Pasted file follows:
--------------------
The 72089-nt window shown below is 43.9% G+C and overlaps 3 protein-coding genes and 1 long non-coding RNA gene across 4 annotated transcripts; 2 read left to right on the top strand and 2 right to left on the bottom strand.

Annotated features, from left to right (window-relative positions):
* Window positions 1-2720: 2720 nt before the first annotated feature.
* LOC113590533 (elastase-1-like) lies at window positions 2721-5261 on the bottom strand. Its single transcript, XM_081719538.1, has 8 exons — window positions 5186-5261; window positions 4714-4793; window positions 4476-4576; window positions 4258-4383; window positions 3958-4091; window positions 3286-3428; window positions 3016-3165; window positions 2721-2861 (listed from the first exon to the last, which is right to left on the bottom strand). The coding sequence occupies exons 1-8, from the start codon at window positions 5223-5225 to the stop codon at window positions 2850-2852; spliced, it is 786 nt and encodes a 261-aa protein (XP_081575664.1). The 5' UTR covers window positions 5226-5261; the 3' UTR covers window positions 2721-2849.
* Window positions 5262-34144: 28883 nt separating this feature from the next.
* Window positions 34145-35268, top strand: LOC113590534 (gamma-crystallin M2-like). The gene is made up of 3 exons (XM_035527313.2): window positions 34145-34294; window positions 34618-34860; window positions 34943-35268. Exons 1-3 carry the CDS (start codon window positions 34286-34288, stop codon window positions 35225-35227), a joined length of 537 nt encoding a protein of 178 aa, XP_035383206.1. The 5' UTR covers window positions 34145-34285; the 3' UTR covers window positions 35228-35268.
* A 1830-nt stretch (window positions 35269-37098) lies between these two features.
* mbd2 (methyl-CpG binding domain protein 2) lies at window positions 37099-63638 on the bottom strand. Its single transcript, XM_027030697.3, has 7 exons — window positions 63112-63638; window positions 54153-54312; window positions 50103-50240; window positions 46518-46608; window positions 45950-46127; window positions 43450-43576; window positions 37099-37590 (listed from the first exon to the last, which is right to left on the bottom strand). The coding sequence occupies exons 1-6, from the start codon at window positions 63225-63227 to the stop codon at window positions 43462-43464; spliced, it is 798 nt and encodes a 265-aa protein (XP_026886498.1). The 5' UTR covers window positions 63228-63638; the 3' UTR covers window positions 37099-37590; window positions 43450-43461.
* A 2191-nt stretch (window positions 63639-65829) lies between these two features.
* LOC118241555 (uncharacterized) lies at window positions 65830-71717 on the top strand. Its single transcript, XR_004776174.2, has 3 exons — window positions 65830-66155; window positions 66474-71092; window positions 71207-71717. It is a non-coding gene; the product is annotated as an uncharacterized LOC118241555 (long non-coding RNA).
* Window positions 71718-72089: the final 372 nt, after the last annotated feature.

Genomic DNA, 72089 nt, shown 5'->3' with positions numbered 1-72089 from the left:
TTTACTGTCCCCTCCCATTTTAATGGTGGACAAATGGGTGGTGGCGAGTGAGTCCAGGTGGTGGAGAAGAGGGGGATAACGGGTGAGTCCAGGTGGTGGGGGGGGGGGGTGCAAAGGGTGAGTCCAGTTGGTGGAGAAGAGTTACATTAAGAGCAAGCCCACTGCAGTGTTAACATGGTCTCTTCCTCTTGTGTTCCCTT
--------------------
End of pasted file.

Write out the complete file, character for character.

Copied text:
The 72089-nt window shown below is 43.9% G+C and overlaps 3 protein-coding genes and 1 long non-coding RNA gene across 4 annotated transcripts; 2 read left to right on the top strand and 2 right to left on the bottom strand.

Annotated features, from left to right (window-relative positions):
* Window positions 1-2720: 2720 nt before the first annotated feature.
* LOC113590533 (elastase-1-like) lies at window positions 2721-5261 on the bottom strand. Its single transcript, XM_081719538.1, has 8 exons — window positions 5186-5261; window positions 4714-4793; window positions 4476-4576; window positions 4258-4383; window positions 3958-4091; window positions 3286-3428; window positions 3016-3165; window positions 2721-2861 (listed from the first exon to the last, which is right to left on the bottom strand). The coding sequence occupies exons 1-8, from the start codon at window positions 5223-5225 to the stop codon at window positions 2850-2852; spliced, it is 786 nt and encodes a 261-aa protein (XP_081575664.1). The 5' UTR covers window positions 5226-5261; the 3' UTR covers window positions 2721-2849.
* Window positions 5262-34144: 28883 nt separating this feature from the next.
* Window positions 34145-35268, top strand: LOC113590534 (gamma-crystallin M2-like). The gene is made up of 3 exons (XM_035527313.2): window positions 34145-34294; window positions 34618-34860; window positions 34943-35268. Exons 1-3 carry the CDS (start codon window positions 34286-34288, stop codon window positions 35225-35227), a joined length of 537 nt encoding a protein of 178 aa, XP_035383206.1. The 5' UTR covers window positions 34145-34285; the 3' UTR covers window positions 35228-35268.
* A 1830-nt stretch (window positions 35269-37098) lies between these two features.
* mbd2 (methyl-CpG binding domain protein 2) lies at window positions 37099-63638 on the bottom strand. Its single transcript, XM_027030697.3, has 7 exons — window positions 63112-63638; window positions 54153-54312; window positions 50103-50240; window positions 46518-46608; window positions 45950-46127; window positions 43450-43576; window positions 37099-37590 (listed from the first exon to the last, which is right to left on the bottom strand). The coding sequence occupies exons 1-6, from the start codon at window positions 63225-63227 to the stop codon at window positions 43462-43464; spliced, it is 798 nt and encodes a 265-aa protein (XP_026886498.1). The 5' UTR covers window positions 63228-63638; the 3' UTR covers window positions 37099-37590; window positions 43450-43461.
* A 2191-nt stretch (window positions 63639-65829) lies between these two features.
* LOC118241555 (uncharacterized) lies at window positions 65830-71717 on the top strand. Its single transcript, XR_004776174.2, has 3 exons — window positions 65830-66155; window positions 66474-71092; window positions 71207-71717. It is a non-coding gene; the product is annotated as an uncharacterized LOC118241555 (long non-coding RNA).
* Window positions 71718-72089: the final 372 nt, after the last annotated feature.

Genomic DNA, 72089 nt, shown 5'->3' with positions numbered 1-72089 from the left:
TTTACTGTCCCCTCCCATTTTAATGGTGGACAAATGGGTGGTGGCGAGTGAGTCCAGGTGGTGGAGAAGAGGGGGATAACGGGTGAGTCCAGGTGGTGGGGGGGGGGGGTGCAAAGGGTGAGTCCAGTTGGTGGAGAAGAGTTACATTAAGAGCAAGCCCACTGCAGTGTTAACATGGTCTCTTCCTCTTGTGTTCCCTT